• We need to have at least one physical presence in the city that is easily accessible

• We need to collaborate with our community and our internal team frequently

• We need to have dedicated staff for day-to-day tasks

• We need to have multi-lingual staff members

• We need to have active technology gleaners

• We need to be organized in everything we do

• We need to become an anchor in our community

• We need to be smart and fresh, honest and level

• We need an active and dedicated board of advisors

• We need people with patience, passion and empathy to help us bring this workshop into fruition

• We need to have volunteers to help organize the equipment, properly orient new clients, maintain relationships with community, offer technical support, teach classes, be mentors, evangelize, write for the blog, collect feedback, clean the workshop, be in charge of client data, write articles for monthly eNewsletters, explain the workshop and earn-a-laptop program to new-comers.

• We need to stay local and stimulate people in our community to stay active

• We need to have client events

• We need to have a solid board of directors

• We need to have a fearless leader

• We need to make sure our tools are accessible to individuals with special needs

• We need to have community partners

• We need to always stay positive and engaged

• We need to know our mission and work towards it in everything we do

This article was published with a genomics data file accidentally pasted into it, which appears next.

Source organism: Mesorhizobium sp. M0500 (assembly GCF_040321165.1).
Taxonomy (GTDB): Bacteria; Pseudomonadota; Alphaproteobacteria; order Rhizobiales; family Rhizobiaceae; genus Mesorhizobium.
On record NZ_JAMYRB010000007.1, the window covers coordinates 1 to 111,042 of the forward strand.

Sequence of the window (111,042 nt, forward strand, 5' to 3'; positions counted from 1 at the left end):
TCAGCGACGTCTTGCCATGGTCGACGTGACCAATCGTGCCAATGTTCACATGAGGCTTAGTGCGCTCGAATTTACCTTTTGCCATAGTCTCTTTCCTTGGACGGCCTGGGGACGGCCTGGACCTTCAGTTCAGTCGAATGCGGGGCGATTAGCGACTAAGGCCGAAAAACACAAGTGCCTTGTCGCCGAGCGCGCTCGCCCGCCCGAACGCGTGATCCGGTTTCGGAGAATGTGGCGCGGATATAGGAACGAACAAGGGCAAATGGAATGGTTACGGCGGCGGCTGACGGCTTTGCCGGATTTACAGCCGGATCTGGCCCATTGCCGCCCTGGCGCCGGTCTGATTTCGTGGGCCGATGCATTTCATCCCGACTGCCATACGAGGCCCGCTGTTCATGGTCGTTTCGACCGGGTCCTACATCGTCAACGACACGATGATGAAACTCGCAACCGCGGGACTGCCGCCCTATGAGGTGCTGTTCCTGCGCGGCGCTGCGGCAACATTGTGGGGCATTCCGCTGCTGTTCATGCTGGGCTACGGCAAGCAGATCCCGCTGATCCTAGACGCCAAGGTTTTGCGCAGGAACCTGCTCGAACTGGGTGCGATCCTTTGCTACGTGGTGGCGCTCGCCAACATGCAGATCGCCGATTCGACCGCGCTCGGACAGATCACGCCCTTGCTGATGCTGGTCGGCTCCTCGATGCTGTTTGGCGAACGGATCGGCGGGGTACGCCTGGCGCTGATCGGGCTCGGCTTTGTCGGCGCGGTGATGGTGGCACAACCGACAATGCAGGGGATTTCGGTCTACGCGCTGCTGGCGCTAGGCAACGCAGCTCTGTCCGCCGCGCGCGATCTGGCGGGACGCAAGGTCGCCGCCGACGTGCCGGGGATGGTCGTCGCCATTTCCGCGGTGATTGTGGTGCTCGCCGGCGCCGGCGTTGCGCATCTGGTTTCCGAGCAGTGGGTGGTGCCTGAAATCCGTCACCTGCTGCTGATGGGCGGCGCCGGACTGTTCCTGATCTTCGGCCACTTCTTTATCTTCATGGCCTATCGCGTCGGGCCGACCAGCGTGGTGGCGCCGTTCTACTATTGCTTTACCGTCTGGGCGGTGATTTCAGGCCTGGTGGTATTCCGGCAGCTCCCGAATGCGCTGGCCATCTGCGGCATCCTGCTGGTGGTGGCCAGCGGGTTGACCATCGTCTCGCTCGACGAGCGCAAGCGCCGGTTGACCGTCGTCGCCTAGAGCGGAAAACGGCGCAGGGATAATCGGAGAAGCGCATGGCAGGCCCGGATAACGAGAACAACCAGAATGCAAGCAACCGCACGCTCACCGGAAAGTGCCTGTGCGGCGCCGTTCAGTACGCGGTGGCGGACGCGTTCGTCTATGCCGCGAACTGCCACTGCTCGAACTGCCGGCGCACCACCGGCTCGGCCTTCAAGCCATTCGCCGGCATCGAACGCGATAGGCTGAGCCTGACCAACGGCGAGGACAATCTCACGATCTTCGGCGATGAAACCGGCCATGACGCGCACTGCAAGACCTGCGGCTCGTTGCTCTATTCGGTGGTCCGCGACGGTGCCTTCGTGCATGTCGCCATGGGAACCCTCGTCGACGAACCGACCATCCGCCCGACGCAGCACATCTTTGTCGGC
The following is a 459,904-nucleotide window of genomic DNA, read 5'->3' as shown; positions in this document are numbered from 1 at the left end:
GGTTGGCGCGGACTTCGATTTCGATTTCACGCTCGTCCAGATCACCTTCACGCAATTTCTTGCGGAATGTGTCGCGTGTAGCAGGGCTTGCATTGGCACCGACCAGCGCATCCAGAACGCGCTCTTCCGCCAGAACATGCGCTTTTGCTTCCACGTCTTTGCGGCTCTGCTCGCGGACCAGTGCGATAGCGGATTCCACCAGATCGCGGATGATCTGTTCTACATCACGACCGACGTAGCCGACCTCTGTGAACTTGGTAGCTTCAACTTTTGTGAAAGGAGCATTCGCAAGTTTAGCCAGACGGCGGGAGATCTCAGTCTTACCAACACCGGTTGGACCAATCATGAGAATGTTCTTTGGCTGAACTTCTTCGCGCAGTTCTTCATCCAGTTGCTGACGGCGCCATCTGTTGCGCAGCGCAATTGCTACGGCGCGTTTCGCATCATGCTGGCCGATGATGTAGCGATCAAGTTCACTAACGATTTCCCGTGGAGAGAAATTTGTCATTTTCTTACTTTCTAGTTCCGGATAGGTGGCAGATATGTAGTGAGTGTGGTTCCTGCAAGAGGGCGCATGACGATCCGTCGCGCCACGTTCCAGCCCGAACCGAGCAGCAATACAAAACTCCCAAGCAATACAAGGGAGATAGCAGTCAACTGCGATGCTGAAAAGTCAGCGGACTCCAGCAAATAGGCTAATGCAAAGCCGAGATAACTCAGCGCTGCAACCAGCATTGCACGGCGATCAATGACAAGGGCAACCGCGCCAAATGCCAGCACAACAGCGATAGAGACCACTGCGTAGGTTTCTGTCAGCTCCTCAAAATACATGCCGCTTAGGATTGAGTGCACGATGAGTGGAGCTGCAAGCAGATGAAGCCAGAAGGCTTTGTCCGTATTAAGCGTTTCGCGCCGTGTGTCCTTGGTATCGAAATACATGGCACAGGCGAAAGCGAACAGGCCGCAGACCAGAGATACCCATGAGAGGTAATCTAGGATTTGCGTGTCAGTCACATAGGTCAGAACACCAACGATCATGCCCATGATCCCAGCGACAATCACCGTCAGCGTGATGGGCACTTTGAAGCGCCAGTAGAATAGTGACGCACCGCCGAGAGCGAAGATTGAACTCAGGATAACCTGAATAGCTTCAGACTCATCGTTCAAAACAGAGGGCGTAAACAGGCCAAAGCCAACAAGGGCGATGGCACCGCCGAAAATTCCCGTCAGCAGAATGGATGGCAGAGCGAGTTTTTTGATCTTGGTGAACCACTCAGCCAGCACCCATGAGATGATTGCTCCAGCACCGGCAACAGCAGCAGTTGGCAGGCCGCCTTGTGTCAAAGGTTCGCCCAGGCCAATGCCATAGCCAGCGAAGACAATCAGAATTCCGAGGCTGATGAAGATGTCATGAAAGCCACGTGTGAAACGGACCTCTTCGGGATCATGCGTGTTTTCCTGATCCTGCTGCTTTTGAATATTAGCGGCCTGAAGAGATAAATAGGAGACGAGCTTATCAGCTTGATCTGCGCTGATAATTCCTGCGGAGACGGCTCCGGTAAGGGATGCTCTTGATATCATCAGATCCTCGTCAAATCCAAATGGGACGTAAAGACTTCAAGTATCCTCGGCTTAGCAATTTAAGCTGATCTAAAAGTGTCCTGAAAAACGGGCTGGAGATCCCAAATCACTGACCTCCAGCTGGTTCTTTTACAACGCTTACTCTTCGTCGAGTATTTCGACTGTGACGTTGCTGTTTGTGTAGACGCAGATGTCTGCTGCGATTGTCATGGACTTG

• We need to solicit feedback from our community on a regular basis

• We need to be as open, honest and as transparent as possible

• We need to take care of our team members

• We need to learn from our clients

• We need to reach out to our neighbors, and engage them in the project

Printed information, established workshop vs. pilot program

Established workshop printed information for volunteers, clients and inter-organization use:

Introductory information for clients:
• basic introductory information, testimonials
• application

Introductory and support information for staff and lead-volunteers:
• About the program
• About the workshop
• Opportunities for involvement (volunteer task options)
• Clean and installation checklist (software)
• Condition status/checklist (hardware)
• Feedback forms
• Thank you postcards
• Time-sheets, check in, check out
• Task lists (daily and event workshop duties)

In a folder to new clients:
• FAQ sheet
• Free wifi location map
• Available volunteer tasks list
• Volunteer skills check off, to be returned to workshop
• Recommend this project to a friend card
• Check off sheet (for clients to track their progress in the program)
• Feedback sheet
• Login and password keeper list
• Spiral bound notebook, for notes and reference
• Class list, calendar, registration sheet
• Community event announcement calendar

Other resource’s printed materials for clients:
• Bus schedule
• City event calendar
• City map
• Form to apply for the discounted municipal wiMax access (from Community Media Center)

Pilot program printed information for volunteers, clients and inter-organization use: